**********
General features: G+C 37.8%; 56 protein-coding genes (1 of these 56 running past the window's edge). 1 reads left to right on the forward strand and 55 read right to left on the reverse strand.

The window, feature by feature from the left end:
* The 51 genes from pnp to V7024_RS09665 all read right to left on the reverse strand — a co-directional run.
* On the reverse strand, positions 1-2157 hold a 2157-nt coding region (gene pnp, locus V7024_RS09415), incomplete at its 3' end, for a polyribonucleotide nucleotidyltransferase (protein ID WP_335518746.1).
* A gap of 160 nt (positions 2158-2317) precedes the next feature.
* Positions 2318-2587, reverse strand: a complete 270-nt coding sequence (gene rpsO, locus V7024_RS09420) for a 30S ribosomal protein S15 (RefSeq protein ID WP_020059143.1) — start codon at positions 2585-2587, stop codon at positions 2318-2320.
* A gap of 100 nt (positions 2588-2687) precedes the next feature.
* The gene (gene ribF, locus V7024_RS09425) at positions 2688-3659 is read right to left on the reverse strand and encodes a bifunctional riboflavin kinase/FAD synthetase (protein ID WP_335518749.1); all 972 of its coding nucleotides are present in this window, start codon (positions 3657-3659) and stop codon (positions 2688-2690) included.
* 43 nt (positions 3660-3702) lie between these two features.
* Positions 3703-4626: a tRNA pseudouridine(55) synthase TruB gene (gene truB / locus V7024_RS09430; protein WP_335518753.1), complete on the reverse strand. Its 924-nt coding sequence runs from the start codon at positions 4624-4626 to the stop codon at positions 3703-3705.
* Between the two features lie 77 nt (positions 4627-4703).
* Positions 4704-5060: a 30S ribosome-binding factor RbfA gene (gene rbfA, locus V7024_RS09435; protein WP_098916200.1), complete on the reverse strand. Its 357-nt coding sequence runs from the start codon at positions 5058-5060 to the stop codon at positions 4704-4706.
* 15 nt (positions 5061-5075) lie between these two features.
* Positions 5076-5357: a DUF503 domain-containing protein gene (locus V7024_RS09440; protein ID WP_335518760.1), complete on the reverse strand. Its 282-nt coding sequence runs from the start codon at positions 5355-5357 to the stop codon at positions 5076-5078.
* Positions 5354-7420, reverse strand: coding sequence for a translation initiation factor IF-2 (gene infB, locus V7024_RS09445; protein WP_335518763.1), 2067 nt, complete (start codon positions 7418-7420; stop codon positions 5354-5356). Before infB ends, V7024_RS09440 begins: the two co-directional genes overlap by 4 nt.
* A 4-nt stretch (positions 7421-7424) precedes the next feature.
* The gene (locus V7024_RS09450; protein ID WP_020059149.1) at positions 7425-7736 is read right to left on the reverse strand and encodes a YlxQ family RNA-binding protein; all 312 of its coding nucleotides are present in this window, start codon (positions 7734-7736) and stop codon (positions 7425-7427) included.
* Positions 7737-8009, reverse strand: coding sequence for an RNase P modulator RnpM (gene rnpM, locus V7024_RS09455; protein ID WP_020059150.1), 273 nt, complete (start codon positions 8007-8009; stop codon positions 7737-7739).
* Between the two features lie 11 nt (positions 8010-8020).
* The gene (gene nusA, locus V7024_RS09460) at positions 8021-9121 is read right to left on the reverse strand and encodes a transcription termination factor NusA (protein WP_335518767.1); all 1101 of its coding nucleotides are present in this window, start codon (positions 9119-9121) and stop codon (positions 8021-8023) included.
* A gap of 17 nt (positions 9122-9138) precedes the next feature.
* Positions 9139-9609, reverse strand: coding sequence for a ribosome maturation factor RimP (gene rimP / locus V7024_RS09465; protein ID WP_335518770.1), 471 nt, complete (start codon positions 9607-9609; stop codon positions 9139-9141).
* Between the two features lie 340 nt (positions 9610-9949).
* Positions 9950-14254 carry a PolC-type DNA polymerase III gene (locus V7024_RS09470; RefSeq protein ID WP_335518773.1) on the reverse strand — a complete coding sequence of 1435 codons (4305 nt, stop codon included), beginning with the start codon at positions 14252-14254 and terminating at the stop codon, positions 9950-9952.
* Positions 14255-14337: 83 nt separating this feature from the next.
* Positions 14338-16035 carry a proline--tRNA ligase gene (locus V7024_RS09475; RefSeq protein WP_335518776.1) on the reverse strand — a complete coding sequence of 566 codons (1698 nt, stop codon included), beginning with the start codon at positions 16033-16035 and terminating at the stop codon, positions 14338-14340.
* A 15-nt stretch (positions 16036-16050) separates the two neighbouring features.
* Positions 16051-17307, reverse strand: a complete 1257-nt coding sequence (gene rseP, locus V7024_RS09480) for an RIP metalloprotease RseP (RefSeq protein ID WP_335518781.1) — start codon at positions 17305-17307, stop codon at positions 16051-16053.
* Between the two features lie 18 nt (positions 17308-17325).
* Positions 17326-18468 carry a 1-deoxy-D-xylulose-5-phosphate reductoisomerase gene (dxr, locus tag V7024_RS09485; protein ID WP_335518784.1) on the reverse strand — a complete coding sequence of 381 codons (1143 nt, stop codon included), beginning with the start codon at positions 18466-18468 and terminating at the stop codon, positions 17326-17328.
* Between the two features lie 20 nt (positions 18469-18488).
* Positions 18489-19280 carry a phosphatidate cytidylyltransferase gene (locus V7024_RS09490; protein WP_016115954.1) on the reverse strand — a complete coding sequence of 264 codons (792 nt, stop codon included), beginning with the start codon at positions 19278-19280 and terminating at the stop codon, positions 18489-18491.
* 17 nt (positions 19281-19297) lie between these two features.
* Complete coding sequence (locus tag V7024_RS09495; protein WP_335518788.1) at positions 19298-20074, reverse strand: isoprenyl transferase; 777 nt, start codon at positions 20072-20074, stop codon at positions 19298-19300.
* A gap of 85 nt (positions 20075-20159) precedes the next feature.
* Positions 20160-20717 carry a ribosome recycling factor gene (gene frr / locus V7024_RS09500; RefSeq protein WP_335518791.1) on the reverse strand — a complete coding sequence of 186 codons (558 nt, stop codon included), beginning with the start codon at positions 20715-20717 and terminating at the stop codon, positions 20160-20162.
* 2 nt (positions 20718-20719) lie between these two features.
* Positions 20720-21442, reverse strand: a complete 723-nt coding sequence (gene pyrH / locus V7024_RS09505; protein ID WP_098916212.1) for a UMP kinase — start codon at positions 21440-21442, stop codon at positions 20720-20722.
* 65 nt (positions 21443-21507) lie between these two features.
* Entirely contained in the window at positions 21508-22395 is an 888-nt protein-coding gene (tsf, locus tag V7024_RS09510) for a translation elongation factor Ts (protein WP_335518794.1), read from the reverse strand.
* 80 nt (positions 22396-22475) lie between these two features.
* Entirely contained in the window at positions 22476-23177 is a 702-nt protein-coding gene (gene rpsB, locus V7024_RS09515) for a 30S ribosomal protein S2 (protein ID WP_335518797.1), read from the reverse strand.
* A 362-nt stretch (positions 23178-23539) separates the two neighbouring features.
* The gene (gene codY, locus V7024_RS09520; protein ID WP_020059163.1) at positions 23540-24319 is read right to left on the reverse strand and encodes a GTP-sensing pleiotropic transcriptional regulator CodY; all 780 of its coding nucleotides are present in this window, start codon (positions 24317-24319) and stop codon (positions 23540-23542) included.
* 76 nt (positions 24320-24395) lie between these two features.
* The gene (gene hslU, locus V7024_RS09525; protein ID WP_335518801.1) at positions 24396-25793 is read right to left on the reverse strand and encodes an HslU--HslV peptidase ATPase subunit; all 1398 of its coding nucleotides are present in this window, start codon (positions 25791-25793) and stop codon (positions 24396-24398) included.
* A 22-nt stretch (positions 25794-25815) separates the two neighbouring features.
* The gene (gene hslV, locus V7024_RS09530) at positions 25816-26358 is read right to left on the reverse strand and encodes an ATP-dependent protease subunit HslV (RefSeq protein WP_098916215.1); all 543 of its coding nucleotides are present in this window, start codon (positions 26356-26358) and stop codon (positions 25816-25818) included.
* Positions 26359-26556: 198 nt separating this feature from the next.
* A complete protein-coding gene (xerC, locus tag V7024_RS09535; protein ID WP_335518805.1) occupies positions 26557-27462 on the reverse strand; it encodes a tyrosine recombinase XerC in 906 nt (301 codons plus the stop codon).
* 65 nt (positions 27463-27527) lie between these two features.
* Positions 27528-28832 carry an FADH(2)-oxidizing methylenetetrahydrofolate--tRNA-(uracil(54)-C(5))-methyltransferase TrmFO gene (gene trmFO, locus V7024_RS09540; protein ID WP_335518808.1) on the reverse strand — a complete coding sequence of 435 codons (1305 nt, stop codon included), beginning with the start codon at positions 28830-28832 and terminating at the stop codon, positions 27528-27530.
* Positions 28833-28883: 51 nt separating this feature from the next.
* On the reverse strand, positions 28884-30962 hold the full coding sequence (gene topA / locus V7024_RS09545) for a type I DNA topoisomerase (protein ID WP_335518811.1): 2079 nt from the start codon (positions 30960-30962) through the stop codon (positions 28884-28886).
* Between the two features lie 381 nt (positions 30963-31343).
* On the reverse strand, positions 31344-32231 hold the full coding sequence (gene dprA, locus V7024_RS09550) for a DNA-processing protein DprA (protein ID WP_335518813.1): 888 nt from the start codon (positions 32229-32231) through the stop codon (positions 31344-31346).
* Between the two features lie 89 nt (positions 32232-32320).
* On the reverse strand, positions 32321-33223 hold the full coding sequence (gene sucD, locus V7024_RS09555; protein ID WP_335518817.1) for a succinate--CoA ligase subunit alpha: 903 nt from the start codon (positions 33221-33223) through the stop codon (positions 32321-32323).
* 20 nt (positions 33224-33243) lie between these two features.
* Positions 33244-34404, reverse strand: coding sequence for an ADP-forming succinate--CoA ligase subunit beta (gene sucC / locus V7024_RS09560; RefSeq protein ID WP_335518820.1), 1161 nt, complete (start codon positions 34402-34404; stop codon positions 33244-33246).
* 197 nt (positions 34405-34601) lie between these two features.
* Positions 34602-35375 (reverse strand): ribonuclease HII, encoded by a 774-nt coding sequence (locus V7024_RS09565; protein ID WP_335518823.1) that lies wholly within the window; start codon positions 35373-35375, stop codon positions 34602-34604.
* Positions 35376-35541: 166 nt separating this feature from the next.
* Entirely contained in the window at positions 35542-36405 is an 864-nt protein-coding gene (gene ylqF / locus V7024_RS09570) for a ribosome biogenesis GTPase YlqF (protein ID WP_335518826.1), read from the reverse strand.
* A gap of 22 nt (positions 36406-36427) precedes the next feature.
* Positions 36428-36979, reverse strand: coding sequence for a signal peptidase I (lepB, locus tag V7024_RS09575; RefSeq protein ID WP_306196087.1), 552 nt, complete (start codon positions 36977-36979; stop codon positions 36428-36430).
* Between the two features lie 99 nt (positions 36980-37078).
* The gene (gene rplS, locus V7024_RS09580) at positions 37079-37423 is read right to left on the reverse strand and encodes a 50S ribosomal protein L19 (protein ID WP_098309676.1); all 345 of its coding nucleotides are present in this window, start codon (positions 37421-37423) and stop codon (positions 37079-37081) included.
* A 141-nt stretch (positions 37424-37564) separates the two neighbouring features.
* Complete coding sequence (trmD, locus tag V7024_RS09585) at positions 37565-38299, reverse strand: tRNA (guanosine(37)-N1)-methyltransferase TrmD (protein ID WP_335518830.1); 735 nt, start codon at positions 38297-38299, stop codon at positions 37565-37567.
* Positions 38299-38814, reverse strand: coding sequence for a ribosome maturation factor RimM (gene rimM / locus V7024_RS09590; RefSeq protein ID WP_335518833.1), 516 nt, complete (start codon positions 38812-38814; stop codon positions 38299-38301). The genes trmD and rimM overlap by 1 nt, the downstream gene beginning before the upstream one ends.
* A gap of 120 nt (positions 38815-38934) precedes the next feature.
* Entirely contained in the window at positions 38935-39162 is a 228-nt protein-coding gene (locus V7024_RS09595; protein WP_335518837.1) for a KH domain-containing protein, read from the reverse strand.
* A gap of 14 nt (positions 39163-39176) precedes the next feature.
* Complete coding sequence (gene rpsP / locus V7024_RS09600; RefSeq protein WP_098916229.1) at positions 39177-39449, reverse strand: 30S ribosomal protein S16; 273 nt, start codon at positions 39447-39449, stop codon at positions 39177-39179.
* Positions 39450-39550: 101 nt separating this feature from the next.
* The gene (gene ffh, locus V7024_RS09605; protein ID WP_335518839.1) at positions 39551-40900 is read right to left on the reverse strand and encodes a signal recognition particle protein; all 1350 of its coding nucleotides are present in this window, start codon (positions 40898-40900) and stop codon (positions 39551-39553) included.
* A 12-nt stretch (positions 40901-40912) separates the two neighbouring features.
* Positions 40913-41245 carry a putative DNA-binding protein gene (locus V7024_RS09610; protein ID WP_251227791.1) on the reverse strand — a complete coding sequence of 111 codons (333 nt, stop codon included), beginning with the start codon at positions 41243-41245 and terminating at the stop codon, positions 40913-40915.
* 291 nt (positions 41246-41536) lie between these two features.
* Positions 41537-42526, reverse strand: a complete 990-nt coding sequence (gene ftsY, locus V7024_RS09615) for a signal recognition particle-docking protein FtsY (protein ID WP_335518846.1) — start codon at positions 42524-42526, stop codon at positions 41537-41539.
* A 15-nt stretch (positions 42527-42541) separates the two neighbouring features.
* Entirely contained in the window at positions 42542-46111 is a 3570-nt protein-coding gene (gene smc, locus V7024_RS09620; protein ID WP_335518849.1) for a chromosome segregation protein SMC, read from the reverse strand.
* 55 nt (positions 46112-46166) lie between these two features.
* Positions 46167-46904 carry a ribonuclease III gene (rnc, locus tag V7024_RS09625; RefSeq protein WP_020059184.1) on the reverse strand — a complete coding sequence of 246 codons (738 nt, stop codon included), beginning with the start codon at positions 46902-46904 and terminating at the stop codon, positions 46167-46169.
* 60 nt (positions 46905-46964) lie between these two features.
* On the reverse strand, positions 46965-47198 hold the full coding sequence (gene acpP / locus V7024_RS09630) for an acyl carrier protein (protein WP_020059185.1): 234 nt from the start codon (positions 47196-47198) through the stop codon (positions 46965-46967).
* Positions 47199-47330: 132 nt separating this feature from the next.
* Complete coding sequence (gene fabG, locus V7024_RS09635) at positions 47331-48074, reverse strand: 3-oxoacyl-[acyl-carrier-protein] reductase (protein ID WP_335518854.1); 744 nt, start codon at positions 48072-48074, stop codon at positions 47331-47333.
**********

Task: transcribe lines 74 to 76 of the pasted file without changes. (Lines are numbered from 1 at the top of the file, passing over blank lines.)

* A gap of 14 nt (positions 39163-39176) precedes the next feature.
* Complete coding sequence (gene rpsP / locus V7024_RS09600; RefSeq protein WP_098916229.1) at positions 39177-39449, reverse strand: 30S ribosomal protein S16; 273 nt, start codon at positions 39447-39449, stop codon at positions 39177-39179.
* Positions 39450-39550: 101 nt separating this feature from the next.